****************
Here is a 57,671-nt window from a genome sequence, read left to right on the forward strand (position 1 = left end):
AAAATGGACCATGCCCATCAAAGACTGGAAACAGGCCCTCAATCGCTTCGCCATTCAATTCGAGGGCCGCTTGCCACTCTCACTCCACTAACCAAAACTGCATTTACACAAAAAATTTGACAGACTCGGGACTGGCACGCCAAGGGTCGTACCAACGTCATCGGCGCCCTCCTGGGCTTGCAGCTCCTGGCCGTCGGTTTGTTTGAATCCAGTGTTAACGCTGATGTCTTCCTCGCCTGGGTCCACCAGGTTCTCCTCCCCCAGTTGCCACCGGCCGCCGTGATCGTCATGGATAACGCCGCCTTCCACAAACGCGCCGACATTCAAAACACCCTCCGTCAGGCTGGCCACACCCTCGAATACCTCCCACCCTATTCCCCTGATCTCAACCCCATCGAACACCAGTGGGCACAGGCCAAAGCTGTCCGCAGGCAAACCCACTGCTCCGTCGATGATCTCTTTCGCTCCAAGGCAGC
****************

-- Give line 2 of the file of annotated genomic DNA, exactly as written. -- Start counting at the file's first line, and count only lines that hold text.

AAAATGGACCATGCCCATCAAAGACTGGAAACAGGCCCTCAATCGCTTCGCCATTCAATTCGAGGGCCGCTTGCCACTCTCACTCCACTAACCAAAACTGCATTTACACAAAAAATTTGACAGACTCGGGACTGGCACGCCAAGGGTCGTACCAACGTCATCGGCGCCCTCCTGGGCTTGCAGCTCCTGGCCGTCGGTTTGTTTGAATCCAGTGTTAACGCTGATGTCTTCCTCGCCTGGGTCCACCAGGTTCTCCTCCCCCAGTTGCCACCGGCCGCCGTGATCGTCATGGATAACGCCGCCTTCCACAAACGCGCCGACATTCAAAACACCCTCCGTCAGGCTGGCCACACCCTCGAATACCTCCCACCCTATTCCCCTGATCTCAACCCCATCGAACACCAGTGGGCACAGGCCAAAGCTGTCCGCAGGCAAACCCACTGCTCCGTCGATGATCTCTTTCGCTCCAAGGCAGC